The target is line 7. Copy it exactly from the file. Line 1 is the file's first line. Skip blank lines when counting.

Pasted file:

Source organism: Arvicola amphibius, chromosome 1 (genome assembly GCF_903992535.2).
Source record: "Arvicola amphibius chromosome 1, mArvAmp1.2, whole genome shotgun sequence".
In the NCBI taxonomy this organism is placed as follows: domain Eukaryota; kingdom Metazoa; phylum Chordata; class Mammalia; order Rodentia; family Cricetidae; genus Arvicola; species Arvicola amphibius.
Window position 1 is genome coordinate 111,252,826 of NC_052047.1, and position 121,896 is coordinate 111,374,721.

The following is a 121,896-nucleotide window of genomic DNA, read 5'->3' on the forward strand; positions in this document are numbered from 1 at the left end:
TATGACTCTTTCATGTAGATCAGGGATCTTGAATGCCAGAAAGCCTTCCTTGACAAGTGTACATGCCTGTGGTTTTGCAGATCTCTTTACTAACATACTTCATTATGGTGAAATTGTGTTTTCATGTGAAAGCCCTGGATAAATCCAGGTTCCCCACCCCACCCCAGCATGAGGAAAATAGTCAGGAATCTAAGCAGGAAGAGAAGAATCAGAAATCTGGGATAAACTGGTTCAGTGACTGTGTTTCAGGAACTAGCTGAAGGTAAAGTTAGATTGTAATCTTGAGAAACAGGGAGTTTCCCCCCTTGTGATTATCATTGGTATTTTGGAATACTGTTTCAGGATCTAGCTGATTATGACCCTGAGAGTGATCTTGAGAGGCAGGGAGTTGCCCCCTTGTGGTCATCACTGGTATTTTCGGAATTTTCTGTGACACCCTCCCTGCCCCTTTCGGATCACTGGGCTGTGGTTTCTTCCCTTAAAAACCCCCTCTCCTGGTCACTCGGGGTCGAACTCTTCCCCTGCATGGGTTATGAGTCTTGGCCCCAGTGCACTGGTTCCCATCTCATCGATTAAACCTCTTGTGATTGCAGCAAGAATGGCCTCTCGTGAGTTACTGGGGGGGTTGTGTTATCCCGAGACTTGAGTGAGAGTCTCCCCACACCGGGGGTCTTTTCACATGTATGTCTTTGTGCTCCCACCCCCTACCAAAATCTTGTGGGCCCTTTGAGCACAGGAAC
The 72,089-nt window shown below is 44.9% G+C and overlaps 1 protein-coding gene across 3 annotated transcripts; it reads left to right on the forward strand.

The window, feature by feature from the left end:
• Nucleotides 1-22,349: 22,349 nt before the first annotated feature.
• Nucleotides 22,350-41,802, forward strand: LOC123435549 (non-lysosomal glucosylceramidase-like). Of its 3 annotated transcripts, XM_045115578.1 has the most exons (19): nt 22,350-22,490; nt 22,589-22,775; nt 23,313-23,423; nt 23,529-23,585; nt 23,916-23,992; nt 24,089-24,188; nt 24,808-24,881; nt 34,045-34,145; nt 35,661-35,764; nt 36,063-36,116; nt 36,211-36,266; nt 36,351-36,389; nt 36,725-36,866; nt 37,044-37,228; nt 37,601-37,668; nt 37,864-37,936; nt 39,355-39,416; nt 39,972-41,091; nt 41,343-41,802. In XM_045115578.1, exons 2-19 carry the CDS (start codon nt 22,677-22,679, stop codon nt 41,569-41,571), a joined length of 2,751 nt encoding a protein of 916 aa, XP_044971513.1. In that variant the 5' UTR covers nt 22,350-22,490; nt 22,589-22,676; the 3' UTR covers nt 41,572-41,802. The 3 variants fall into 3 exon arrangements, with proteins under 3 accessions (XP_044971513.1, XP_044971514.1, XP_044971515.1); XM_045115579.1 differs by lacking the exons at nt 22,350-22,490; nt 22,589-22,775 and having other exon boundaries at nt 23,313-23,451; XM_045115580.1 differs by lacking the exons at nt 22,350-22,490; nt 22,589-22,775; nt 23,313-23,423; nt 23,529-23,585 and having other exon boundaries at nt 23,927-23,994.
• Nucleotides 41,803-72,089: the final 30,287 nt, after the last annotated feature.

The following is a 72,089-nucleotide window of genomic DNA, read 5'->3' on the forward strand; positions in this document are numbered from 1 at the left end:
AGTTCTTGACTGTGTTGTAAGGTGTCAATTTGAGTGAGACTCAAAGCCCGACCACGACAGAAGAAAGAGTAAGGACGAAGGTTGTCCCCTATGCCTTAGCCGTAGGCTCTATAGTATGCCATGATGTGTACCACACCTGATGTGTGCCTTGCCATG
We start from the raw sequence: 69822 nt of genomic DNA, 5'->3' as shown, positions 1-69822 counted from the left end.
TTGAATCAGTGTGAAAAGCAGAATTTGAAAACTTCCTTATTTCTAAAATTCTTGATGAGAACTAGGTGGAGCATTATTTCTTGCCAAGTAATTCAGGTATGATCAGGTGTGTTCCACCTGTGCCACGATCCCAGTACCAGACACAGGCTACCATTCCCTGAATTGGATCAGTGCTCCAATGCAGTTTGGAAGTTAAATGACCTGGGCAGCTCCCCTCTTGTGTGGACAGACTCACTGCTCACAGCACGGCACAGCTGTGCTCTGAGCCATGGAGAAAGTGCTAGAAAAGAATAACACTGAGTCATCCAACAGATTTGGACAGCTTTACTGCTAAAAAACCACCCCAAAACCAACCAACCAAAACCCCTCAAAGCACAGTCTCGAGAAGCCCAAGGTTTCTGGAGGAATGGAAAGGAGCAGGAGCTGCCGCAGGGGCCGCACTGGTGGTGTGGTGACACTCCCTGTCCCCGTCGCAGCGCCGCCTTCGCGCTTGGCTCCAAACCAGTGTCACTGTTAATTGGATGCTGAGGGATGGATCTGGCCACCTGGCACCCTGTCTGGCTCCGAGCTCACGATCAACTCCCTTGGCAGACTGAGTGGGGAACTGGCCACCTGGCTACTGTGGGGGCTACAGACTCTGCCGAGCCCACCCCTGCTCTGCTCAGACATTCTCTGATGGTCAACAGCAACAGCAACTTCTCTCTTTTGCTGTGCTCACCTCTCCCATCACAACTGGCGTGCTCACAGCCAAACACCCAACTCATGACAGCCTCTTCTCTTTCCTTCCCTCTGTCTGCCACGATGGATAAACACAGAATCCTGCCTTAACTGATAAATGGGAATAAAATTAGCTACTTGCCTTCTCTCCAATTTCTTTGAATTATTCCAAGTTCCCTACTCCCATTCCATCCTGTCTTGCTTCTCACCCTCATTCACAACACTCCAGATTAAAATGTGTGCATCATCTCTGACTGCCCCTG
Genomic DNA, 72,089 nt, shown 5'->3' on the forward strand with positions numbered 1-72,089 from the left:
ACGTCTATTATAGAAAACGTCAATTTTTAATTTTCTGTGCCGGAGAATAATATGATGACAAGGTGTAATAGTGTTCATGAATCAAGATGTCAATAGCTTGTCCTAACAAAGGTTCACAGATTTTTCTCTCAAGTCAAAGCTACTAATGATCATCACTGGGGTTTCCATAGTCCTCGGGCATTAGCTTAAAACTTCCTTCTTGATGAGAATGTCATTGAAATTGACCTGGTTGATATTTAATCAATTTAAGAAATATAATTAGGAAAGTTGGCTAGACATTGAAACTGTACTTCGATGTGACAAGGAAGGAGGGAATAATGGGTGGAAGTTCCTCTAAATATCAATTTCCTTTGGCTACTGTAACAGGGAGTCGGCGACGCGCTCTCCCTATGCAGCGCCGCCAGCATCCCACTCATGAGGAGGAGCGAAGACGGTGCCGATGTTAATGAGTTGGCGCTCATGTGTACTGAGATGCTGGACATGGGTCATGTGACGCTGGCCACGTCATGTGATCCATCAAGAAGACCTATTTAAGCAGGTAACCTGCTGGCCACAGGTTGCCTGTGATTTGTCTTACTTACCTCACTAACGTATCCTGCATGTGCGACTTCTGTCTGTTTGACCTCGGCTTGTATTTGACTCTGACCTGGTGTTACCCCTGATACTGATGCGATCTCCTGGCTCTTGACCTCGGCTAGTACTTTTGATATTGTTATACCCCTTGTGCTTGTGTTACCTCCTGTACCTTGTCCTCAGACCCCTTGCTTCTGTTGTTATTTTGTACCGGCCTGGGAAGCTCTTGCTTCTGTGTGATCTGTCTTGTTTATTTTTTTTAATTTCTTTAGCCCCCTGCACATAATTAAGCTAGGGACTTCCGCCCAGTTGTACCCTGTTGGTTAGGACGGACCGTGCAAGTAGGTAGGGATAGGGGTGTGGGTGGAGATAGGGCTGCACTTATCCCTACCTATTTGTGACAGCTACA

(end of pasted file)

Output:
The 72,089-nt window shown below is 44.9% G+C and overlaps 1 protein-coding gene across 3 annotated transcripts; it reads left to right on the forward strand.